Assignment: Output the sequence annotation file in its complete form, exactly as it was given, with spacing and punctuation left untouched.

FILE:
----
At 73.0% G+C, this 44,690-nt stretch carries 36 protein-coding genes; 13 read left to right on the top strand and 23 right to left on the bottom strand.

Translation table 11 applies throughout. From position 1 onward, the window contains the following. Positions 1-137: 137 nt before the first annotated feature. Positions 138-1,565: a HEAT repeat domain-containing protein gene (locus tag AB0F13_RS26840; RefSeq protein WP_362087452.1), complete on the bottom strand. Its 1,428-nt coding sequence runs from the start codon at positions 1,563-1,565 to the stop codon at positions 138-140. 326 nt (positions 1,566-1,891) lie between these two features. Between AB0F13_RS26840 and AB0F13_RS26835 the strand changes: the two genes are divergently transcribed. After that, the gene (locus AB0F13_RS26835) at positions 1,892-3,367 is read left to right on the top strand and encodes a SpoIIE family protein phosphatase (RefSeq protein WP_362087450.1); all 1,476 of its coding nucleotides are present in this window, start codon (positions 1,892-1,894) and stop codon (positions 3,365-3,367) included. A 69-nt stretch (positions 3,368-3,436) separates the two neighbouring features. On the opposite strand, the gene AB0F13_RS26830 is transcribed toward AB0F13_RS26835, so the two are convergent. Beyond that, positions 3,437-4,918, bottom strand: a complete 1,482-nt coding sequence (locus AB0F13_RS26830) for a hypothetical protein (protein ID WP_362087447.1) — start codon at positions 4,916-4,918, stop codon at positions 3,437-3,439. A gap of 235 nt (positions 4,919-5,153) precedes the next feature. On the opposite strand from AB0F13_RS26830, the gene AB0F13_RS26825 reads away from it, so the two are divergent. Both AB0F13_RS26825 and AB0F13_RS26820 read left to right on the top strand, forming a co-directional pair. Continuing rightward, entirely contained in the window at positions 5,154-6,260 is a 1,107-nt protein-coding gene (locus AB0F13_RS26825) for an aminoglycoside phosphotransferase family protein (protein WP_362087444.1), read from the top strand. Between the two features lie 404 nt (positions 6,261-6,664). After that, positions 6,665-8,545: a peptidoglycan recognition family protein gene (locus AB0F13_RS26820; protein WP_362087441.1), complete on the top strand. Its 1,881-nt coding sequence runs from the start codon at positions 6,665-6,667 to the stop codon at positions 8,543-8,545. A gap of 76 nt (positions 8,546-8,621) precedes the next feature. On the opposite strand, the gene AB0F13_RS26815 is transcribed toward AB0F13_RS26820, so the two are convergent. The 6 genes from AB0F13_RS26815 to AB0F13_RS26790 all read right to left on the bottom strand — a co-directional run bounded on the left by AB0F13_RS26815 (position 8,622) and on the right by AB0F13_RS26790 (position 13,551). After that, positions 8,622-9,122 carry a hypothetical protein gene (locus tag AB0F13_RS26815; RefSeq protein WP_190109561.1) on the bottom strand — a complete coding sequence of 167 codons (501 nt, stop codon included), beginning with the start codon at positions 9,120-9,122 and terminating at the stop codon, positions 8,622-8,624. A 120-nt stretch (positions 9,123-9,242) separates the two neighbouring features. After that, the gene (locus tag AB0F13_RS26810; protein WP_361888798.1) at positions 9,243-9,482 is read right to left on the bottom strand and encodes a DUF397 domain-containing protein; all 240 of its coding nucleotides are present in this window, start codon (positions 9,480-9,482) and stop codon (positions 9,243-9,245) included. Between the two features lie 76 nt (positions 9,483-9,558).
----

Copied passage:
At 73.0% G+C, this 44,690-nt stretch carries 36 protein-coding genes; 13 read left to right on the top strand and 23 right to left on the bottom strand.

Translation table 11 applies throughout. From position 1 onward, the window contains the following. Positions 1-137: 137 nt before the first annotated feature. Positions 138-1,565: a HEAT repeat domain-containing protein gene (locus tag AB0F13_RS26840; RefSeq protein WP_362087452.1), complete on the bottom strand. Its 1,428-nt coding sequence runs from the start codon at positions 1,563-1,565 to the stop codon at positions 138-140. 326 nt (positions 1,566-1,891) lie between these two features. Between AB0F13_RS26840 and AB0F13_RS26835 the strand changes: the two genes are divergently transcribed. After that, the gene (locus AB0F13_RS26835) at positions 1,892-3,367 is read left to right on the top strand and encodes a SpoIIE family protein phosphatase (RefSeq protein WP_362087450.1); all 1,476 of its coding nucleotides are present in this window, start codon (positions 1,892-1,894) and stop codon (positions 3,365-3,367) included. A 69-nt stretch (positions 3,368-3,436) separates the two neighbouring features. On the opposite strand, the gene AB0F13_RS26830 is transcribed toward AB0F13_RS26835, so the two are convergent. Beyond that, positions 3,437-4,918, bottom strand: a complete 1,482-nt coding sequence (locus AB0F13_RS26830) for a hypothetical protein (protein ID WP_362087447.1) — start codon at positions 4,916-4,918, stop codon at positions 3,437-3,439. A gap of 235 nt (positions 4,919-5,153) precedes the next feature. On the opposite strand from AB0F13_RS26830, the gene AB0F13_RS26825 reads away from it, so the two are divergent. Both AB0F13_RS26825 and AB0F13_RS26820 read left to right on the top strand, forming a co-directional pair. Continuing rightward, entirely contained in the window at positions 5,154-6,260 is a 1,107-nt protein-coding gene (locus AB0F13_RS26825) for an aminoglycoside phosphotransferase family protein (protein WP_362087444.1), read from the top strand. Between the two features lie 404 nt (positions 6,261-6,664). After that, positions 6,665-8,545: a peptidoglycan recognition family protein gene (locus AB0F13_RS26820; protein WP_362087441.1), complete on the top strand. Its 1,881-nt coding sequence runs from the start codon at positions 6,665-6,667 to the stop codon at positions 8,543-8,545. A gap of 76 nt (positions 8,546-8,621) precedes the next feature. On the opposite strand, the gene AB0F13_RS26815 is transcribed toward AB0F13_RS26820, so the two are convergent. The 6 genes from AB0F13_RS26815 to AB0F13_RS26790 all read right to left on the bottom strand — a co-directional run bounded on the left by AB0F13_RS26815 (position 8,622) and on the right by AB0F13_RS26790 (position 13,551). After that, positions 8,622-9,122 carry a hypothetical protein gene (locus tag AB0F13_RS26815; RefSeq protein WP_190109561.1) on the bottom strand — a complete coding sequence of 167 codons (501 nt, stop codon included), beginning with the start codon at positions 9,120-9,122 and terminating at the stop codon, positions 8,622-8,624. A 120-nt stretch (positions 9,123-9,242) separates the two neighbouring features. After that, the gene (locus tag AB0F13_RS26810; protein WP_361888798.1) at positions 9,243-9,482 is read right to left on the bottom strand and encodes a DUF397 domain-containing protein; all 240 of its coding nucleotides are present in this window, start codon (positions 9,480-9,482) and stop codon (positions 9,243-9,245) included. Between the two features lie 76 nt (positions 9,483-9,558).